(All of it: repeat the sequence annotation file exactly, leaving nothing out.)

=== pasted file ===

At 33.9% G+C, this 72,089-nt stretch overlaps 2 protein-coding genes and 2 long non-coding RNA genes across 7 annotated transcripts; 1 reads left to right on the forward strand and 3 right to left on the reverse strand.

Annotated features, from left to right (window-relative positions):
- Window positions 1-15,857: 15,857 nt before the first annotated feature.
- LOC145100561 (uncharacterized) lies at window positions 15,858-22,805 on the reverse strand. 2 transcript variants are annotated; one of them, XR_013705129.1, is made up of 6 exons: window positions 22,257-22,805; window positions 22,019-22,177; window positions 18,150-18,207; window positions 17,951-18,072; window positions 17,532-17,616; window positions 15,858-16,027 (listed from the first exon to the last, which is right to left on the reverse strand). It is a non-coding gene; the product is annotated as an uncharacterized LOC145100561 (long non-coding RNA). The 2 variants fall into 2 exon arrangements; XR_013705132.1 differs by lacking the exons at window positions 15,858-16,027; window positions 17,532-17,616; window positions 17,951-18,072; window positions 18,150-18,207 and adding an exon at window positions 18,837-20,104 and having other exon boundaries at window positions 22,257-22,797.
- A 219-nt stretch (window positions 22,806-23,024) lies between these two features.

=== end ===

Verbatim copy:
At 33.9% G+C, this 72,089-nt stretch overlaps 2 protein-coding genes and 2 long non-coding RNA genes across 7 annotated transcripts; 1 reads left to right on the forward strand and 3 right to left on the reverse strand.

Annotated features, from left to right (window-relative positions):
- Window positions 1-15,857: 15,857 nt before the first annotated feature.
- LOC145100561 (uncharacterized) lies at window positions 15,858-22,805 on the reverse strand. 2 transcript variants are annotated; one of them, XR_013705129.1, is made up of 6 exons: window positions 22,257-22,805; window positions 22,019-22,177; window positions 18,150-18,207; window positions 17,951-18,072; window positions 17,532-17,616; window positions 15,858-16,027 (listed from the first exon to the last, which is right to left on the reverse strand). It is a non-coding gene; the product is annotated as an uncharacterized LOC145100561 (long non-coding RNA). The 2 variants fall into 2 exon arrangements; XR_013705132.1 differs by lacking the exons at window positions 15,858-16,027; window positions 17,532-17,616; window positions 17,951-18,072; window positions 18,150-18,207 and adding an exon at window positions 18,837-20,104 and having other exon boundaries at window positions 22,257-22,797.
- A 219-nt stretch (window positions 22,806-23,024) lies between these two features.